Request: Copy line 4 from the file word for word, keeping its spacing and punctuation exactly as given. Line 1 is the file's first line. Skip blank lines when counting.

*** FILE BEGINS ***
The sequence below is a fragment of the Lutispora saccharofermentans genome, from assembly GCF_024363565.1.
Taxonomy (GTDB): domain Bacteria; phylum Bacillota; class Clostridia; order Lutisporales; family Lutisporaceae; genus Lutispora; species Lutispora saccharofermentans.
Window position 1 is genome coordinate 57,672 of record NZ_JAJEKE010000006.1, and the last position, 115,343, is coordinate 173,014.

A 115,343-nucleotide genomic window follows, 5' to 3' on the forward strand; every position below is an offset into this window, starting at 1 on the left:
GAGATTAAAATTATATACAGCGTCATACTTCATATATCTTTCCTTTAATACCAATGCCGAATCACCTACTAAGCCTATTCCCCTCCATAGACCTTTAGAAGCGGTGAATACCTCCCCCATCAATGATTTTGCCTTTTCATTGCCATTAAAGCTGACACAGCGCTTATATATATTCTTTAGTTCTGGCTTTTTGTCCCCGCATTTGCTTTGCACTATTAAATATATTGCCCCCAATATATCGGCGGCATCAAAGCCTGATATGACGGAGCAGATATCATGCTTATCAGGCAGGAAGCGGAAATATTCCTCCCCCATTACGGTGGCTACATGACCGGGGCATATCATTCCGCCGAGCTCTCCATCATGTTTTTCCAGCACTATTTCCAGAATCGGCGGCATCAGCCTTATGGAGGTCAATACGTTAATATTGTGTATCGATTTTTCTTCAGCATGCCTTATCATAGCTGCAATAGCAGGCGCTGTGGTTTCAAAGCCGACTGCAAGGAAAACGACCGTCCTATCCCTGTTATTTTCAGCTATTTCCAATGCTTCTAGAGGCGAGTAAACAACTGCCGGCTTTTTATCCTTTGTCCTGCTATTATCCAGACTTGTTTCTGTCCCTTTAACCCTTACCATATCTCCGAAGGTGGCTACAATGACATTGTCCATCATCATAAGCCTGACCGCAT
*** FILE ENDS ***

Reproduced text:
A 115,343-nucleotide genomic window follows, 5' to 3' on the forward strand; every position below is an offset into this window, starting at 1 on the left: